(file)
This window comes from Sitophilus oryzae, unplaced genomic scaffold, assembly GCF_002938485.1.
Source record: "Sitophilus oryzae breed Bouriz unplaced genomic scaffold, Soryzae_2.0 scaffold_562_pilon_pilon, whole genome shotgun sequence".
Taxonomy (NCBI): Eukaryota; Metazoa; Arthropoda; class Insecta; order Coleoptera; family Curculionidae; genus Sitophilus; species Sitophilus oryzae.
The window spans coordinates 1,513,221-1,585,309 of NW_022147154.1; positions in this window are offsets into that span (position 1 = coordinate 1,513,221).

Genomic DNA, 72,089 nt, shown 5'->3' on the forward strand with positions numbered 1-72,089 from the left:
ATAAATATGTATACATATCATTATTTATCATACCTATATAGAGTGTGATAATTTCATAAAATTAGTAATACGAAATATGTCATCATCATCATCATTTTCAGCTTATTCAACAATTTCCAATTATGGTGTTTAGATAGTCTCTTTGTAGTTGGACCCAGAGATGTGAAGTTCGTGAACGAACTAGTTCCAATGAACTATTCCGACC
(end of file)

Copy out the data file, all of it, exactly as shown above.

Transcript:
This window comes from Sitophilus oryzae, unplaced genomic scaffold, assembly GCF_002938485.1.
Source record: "Sitophilus oryzae breed Bouriz unplaced genomic scaffold, Soryzae_2.0 scaffold_562_pilon_pilon, whole genome shotgun sequence".
Taxonomy (NCBI): Eukaryota; Metazoa; Arthropoda; class Insecta; order Coleoptera; family Curculionidae; genus Sitophilus; species Sitophilus oryzae.
The window spans coordinates 1,513,221-1,585,309 of NW_022147154.1; positions in this window are offsets into that span (position 1 = coordinate 1,513,221).

Genomic DNA, 72,089 nt, shown 5'->3' on the forward strand with positions numbered 1-72,089 from the left:
ATAAATATGTATACATATCATTATTTATCATACCTATATAGAGTGTGATAATTTCATAAAATTAGTAATACGAAATATGTCATCATCATCATCATTTTCAGCTTATTCAACAATTTCCAATTATGGTGTTTAGATAGTCTCTTTGTAGTTGGACCCAGAGATGTGAAGTTCGTGAACGAACTAGTTCCAATGAACTATTCCGACC